As schematized in figure 2, the data-resources information are stored in extensible markup language (XML) in a ZopeDB (http://en.wikipedia.org/wiki/Zope_Object_Database) object database. The communication protocol used is XML-RPC (http://www.xmlrpc.com/), and SWIG (http://www.swig.org/) is used for wrapping gSOAP (http://www.cs.fsu.edu/~engelen/soap.html) clients for communication with storage WSs. The storage WSs use gSOAP as the communication protocol with a message transmission optimization mechanism (MTOM; http://www.w3.org/TR/soap12-mtom/) extension for large binary transmission, which allows an efficient transfer of large data objects by avoiding base 64 encoding, thus not increasing the dimension of the SOAP attachment. In order to allow the data to be distributed in different physical locations, the storage services rely on the storage resource broker middleware (http://en.wikipedia.org/wiki/Storage_Resource_Broker).
Within the web interface, the user can manage the loaded data by completing the metadata curation with an editor interface almost identical to that available on the client side. The curation can be completed and revised until the owner decides to share the data with other PhysiomeSpace users. Even after sharing the data, the owner can, at any moment, revise the assigned permissions by adding or removing any of the users. This, together with statistics on the download of each data, allows the user to have complete information on when and who accesses the owned data.
Once shared, the data can be downloaded by whoever has permission to, and searched by any other PhysiomeSpace user. Specific search mechanisms have been implemented and exposed to allow the users to look for the data in the most efficient way according to their specific needs. In particular, in addition to a simple search mechanism, an advanced search tool has been made available that allows the user to perform the search using the metadata fields available in the ontology and used to curate the data.
When a dataset of interest is found, the user can, with a single click, acquire permission from the data owner to download it and, once granted for access, download the file locally using the PSLoader.
(c) Ontology and metadata annotation
As already mentioned, the data resources shared in PhysiomeSpace are associated to a group of metadata: a coherent set of concepts that provides the information framework for searching and retrieving resources and the creation of complex workflows (i.e. traceability).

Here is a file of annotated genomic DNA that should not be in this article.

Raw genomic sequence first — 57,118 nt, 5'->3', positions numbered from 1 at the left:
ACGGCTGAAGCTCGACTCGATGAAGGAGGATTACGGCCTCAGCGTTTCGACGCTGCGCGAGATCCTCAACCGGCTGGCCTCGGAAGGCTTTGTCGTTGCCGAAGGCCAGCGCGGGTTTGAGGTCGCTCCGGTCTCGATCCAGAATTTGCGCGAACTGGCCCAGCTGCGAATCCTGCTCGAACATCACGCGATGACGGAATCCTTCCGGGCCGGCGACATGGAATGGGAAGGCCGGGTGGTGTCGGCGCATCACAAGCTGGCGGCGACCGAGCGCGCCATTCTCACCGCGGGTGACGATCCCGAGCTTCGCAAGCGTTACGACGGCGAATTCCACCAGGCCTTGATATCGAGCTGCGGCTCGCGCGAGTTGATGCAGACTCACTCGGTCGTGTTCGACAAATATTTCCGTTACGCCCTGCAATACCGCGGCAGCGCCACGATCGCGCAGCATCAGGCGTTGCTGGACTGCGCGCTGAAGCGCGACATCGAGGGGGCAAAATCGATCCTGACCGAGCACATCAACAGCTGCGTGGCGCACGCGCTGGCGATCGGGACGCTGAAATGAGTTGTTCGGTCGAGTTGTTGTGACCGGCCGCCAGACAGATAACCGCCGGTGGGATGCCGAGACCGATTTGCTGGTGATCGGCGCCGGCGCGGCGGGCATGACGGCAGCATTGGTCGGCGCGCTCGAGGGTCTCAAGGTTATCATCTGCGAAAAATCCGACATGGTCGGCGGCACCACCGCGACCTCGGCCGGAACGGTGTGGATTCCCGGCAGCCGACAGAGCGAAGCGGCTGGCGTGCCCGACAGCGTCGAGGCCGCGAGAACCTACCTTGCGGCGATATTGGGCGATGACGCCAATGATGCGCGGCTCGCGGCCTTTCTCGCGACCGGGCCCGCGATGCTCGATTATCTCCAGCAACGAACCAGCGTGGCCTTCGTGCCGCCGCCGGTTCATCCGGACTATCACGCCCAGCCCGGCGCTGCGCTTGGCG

The metadata are described in an extensible ontology composed of a master ontology and a series of sub-ontologies (http://www.biomedtown.org/biomed_town/LHDL/Reception/ontologies/). The master ontology (Physiome-Space resource ontology) is used to describe the resource types: data resources, datasets stored in the digital library; service resources that are user accessible WSs that can be used to process data resources directly in the repository, without downloading and uploading frequently; MAF resources that have a meaning only within MAF applications. There are also slots for documentation that provides extra documentation on the resource and access that defines the rules under which the users can access the resource. For each type of resource, specific metadata have been identified. For example, for the data-resource type, the following groups of metadata have been selected:
— data type: nature of the stored dataset (dimensionality, topology and time variance),
— size: dimension of the dataset (byte, entity count, etc.),
— dataset: resource uniform resource identifier (URI), checksum, upload date, etc.,
— ownership: details of the resource owner,
— traceability: details (who, when, what) on the event that created the resource and of all subsequent events that modified it,
— quality: multiple quality scores, obtained by the owner submitting the resource to different quality assurance (QA) services,
— source: slot for sub-ontologies that contains concepts specific to the source of the data (i.e. DICOM source includes all concepts derived from the medical-imaging sources and the relevant DICOM metadata), and
— representation: slot for sub-ontologies that describes what the datasets represent.
Sub-ontologies describing domain-specific concepts can be added to the master ontology. At present four sub-ontologies have been included (functional anatomy, microCT, DICOM and motion analysis), but more can be added depending on user needs.
The ontologies are maintained by the domain experts and stored in a protected area with a revision control system active; then, the build and deploy server launches a Python script that automatically converts the script into an XML format for internal use by the application (figure 3).
To ascertain that, when uploaded, the data resource has the most updated version of the metadata if changes to the ontology are made, the PSLoader connects to the server when launched and checks if the ontology has changed. If the versions are different, it invites the user to download a new version of the client application.